Had a pretty productive afternoon on Sunday. No large teeth but tons of small ones and lots of bone. One partial shark vert! Some...seeds? That I'm not sure on. Along with one other thing that I'm not sure on.
  20. Maybe shark teeth? ID help needed

    New to the forum and having fun searching for fossil teeth at beaches. Went to Topsail beach, NC a week ago and found these (pics attached). They look like teeth but do not resemble any that I've seen in pdfs or pictures of fossils expected in NC. They vary in size and directional angle. The "top" of the teeth have mostly a rounded surface and the "underside" have angular cavities. I'd appreciate any thoughts on what they are. Even if they are nothing special, I had fun doing the search and will continue to do so!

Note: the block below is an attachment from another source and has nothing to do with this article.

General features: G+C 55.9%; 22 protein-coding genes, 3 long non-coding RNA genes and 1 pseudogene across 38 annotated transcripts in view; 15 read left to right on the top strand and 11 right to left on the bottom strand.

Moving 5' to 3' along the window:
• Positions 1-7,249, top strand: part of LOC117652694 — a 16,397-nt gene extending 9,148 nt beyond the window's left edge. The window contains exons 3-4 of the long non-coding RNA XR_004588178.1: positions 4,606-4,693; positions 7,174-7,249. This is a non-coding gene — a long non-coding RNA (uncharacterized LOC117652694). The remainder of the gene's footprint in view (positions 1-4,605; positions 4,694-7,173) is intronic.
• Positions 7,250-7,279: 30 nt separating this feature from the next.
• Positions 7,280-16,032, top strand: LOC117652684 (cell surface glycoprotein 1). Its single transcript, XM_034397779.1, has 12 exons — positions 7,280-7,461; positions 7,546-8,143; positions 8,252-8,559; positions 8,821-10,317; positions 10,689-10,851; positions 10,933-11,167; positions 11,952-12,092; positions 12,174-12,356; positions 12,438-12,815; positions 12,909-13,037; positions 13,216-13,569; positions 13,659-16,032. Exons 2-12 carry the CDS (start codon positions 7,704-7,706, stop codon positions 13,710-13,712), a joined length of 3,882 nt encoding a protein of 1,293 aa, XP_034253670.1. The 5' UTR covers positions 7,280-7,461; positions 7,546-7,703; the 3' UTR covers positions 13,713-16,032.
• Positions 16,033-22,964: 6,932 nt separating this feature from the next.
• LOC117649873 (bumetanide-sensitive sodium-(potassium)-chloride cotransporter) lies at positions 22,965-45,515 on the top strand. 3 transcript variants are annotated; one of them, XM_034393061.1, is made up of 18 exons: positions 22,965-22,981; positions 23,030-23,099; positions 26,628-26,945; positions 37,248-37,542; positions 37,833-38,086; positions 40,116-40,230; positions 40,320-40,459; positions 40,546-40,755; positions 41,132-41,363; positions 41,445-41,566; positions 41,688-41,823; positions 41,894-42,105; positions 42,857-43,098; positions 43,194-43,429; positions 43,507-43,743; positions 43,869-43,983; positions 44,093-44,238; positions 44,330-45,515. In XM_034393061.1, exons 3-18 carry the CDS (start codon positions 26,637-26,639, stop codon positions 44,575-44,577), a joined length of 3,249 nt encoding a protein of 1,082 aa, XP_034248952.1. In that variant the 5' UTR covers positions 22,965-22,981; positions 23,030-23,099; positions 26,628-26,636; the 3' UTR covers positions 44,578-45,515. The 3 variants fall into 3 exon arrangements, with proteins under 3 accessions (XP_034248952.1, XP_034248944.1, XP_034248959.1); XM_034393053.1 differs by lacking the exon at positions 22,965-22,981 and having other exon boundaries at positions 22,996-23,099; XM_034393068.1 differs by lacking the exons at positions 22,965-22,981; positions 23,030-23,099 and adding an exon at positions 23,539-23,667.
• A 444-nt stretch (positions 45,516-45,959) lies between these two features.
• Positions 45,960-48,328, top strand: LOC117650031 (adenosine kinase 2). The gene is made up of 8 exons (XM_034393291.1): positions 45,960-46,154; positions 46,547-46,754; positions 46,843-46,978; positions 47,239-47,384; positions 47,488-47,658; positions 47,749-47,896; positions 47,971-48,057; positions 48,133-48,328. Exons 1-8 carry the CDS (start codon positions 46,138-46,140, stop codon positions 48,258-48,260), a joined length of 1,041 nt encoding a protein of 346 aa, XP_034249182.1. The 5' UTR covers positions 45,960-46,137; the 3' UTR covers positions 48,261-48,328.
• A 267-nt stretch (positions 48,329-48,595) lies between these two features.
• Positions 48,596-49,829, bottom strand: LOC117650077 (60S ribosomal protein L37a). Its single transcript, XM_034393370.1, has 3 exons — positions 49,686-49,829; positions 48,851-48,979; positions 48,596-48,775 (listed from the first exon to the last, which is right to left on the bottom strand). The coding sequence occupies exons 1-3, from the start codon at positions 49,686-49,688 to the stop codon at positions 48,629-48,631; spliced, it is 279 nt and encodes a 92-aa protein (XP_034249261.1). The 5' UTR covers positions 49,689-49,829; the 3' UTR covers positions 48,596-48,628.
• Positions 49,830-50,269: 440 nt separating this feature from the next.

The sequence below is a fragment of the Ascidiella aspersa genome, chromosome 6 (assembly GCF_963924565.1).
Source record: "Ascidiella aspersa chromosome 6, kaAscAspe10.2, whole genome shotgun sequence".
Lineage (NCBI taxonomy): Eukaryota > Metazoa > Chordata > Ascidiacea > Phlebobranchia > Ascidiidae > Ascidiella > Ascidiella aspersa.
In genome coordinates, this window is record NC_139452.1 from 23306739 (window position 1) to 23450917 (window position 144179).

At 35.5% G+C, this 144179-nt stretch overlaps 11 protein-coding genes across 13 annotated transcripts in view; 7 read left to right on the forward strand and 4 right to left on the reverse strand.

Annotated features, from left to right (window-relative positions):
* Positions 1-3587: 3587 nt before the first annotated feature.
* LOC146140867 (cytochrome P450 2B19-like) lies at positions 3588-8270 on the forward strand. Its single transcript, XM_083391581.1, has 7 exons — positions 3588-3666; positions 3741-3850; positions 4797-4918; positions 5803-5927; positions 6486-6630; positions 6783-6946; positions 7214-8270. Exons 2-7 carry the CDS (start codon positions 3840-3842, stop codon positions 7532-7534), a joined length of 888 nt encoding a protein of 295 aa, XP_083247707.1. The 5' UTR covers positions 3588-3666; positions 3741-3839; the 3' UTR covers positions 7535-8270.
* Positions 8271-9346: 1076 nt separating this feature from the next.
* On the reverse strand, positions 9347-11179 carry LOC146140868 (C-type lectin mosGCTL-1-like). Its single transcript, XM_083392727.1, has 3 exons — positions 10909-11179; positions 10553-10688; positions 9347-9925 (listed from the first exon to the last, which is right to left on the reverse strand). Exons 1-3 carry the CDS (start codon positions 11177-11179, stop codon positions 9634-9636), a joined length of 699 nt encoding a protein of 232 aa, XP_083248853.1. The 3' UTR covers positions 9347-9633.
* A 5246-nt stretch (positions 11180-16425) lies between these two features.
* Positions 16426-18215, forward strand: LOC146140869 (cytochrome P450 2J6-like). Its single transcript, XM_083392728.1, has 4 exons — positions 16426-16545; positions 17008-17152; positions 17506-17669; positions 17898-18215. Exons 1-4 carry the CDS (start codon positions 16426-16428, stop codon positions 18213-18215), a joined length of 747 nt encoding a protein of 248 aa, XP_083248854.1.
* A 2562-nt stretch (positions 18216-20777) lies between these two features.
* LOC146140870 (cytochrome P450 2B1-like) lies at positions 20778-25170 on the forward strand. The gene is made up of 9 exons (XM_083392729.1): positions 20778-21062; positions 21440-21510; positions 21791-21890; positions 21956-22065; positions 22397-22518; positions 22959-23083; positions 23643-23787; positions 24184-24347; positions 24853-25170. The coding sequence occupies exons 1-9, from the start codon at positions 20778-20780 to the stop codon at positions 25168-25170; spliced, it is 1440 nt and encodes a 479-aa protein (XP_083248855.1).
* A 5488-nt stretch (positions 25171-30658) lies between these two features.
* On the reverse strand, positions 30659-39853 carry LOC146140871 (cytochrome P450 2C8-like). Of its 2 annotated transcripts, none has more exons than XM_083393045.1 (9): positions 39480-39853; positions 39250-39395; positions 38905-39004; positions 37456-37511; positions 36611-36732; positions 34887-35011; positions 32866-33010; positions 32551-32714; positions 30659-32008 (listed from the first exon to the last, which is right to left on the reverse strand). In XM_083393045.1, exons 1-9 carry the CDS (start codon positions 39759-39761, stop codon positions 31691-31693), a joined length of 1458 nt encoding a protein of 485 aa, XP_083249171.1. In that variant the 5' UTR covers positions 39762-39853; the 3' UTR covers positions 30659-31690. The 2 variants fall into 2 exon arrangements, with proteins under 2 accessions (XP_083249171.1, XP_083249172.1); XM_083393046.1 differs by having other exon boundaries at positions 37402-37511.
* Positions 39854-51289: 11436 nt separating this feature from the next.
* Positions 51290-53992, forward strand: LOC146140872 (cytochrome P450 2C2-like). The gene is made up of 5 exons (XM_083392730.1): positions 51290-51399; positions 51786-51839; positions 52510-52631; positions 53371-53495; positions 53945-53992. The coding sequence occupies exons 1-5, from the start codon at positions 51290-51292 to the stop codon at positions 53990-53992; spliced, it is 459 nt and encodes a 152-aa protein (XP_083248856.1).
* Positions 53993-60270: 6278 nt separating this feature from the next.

21. Recent GMR Find

    Found this on my most recent trip to GMR.
  22. Green Mill Run

    Hi all. I found this in green mill run in Greenville NC. I don't know what it is but since it has the same enamel look of a tooth I kept it. I hope there is enough of it there for someone to have an idea of what it is! In inches it is about 1.25 and centimeters 3.175. Thank you very much!!
  23. What kind of tooth is this?

    Found this at low tide at North Topsail Beach, NC, USA and am wondering the source. Any help is greatly appreciated. Thank you!
  24. Is this a fossil? Corolla NC Beach Find

    Hello! I found this on the beach in Corolla North Carolina. The color and texture look a lot like fossilized sharks teeth I’ve found in the past, so I’m hoping it’s some sort of fossil and not just a bit of shell. It’s a little under 1/2inch long. I hope these pictures are clear enough, thank you for looking!
  25. I found this claw while sifting gravels looking for shark teeth in a small creek. Does anybody have any ideas on what this might be? It was found in North Carolina.